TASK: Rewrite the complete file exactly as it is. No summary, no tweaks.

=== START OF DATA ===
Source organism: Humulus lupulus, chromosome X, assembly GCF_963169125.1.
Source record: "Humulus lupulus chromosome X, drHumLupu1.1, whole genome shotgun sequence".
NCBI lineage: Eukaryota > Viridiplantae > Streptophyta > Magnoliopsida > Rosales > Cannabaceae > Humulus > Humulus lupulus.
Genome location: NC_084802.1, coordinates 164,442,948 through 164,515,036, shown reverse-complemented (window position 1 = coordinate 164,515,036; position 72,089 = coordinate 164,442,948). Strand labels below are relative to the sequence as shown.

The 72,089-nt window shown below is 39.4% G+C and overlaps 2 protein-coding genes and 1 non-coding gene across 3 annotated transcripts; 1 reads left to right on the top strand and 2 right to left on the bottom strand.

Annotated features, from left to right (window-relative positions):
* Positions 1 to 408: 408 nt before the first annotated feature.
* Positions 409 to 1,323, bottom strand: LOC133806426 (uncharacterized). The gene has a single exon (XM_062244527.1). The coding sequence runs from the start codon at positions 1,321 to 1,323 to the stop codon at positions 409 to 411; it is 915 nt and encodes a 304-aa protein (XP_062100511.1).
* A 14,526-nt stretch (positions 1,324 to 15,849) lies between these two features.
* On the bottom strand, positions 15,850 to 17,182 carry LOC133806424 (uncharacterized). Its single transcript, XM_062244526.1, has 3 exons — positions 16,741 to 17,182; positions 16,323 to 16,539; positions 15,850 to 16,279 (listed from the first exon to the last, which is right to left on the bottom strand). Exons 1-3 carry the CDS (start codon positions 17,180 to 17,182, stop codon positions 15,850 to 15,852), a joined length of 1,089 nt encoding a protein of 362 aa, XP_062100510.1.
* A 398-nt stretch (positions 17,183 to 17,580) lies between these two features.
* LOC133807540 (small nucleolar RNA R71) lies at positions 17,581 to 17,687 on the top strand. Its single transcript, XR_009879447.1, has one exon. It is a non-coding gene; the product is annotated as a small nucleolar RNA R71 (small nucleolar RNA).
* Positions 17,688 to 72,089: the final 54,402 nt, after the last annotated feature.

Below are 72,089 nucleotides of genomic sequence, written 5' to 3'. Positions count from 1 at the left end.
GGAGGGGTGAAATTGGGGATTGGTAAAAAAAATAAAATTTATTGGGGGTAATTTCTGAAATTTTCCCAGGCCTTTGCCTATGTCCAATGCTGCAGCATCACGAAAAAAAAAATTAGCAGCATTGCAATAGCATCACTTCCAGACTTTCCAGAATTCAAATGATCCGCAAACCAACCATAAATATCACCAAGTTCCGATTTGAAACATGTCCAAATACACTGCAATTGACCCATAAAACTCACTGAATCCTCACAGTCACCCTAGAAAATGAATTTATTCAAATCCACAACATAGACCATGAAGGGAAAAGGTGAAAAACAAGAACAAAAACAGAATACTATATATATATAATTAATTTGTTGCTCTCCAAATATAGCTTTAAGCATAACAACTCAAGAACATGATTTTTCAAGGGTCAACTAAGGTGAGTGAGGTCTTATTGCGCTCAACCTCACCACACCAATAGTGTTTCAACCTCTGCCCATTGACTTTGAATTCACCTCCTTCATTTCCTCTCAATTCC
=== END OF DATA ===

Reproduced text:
Source organism: Humulus lupulus, chromosome X, assembly GCF_963169125.1.
Source record: "Humulus lupulus chromosome X, drHumLupu1.1, whole genome shotgun sequence".
NCBI lineage: Eukaryota > Viridiplantae > Streptophyta > Magnoliopsida > Rosales > Cannabaceae > Humulus > Humulus lupulus.
Genome location: NC_084802.1, coordinates 164,442,948 through 164,515,036, shown reverse-complemented (window position 1 = coordinate 164,515,036; position 72,089 = coordinate 164,442,948). Strand labels below are relative to the sequence as shown.

The 72,089-nt window shown below is 39.4% G+C and overlaps 2 protein-coding genes and 1 non-coding gene across 3 annotated transcripts; 1 reads left to right on the top strand and 2 right to left on the bottom strand.

Annotated features, from left to right (window-relative positions):
* Positions 1 to 408: 408 nt before the first annotated feature.
* Positions 409 to 1,323, bottom strand: LOC133806426 (uncharacterized). The gene has a single exon (XM_062244527.1). The coding sequence runs from the start codon at positions 1,321 to 1,323 to the stop codon at positions 409 to 411; it is 915 nt and encodes a 304-aa protein (XP_062100511.1).
* A 14,526-nt stretch (positions 1,324 to 15,849) lies between these two features.
* On the bottom strand, positions 15,850 to 17,182 carry LOC133806424 (uncharacterized). Its single transcript, XM_062244526.1, has 3 exons — positions 16,741 to 17,182; positions 16,323 to 16,539; positions 15,850 to 16,279 (listed from the first exon to the last, which is right to left on the bottom strand). Exons 1-3 carry the CDS (start codon positions 17,180 to 17,182, stop codon positions 15,850 to 15,852), a joined length of 1,089 nt encoding a protein of 362 aa, XP_062100510.1.
* A 398-nt stretch (positions 17,183 to 17,580) lies between these two features.
* LOC133807540 (small nucleolar RNA R71) lies at positions 17,581 to 17,687 on the top strand. Its single transcript, XR_009879447.1, has one exon. It is a non-coding gene; the product is annotated as a small nucleolar RNA R71 (small nucleolar RNA).
* Positions 17,688 to 72,089: the final 54,402 nt, after the last annotated feature.

Below are 72,089 nucleotides of genomic sequence, written 5' to 3'. Positions count from 1 at the left end.
GGAGGGGTGAAATTGGGGATTGGTAAAAAAAATAAAATTTATTGGGGGTAATTTCTGAAATTTTCCCAGGCCTTTGCCTATGTCCAATGCTGCAGCATCACGAAAAAAAAAATTAGCAGCATTGCAATAGCATCACTTCCAGACTTTCCAGAATTCAAATGATCCGCAAACCAACCATAAATATCACCAAGTTCCGATTTGAAACATGTCCAAATACACTGCAATTGACCCATAAAACTCACTGAATCCTCACAGTCACCCTAGAAAATGAATTTATTCAAATCCACAACATAGACCATGAAGGGAAAAGGTGAAAAACAAGAACAAAAACAGAATACTATATATATATAATTAATTTGTTGCTCTCCAAATATAGCTTTAAGCATAACAACTCAAGAACATGATTTTTCAAGGGTCAACTAAGGTGAGTGAGGTCTTATTGCGCTCAACCTCACCACACCAATAGTGTTTCAACCTCTGCCCATTGACTTTGAATTCACCTCCTTCATTTCCTCTCAATTCC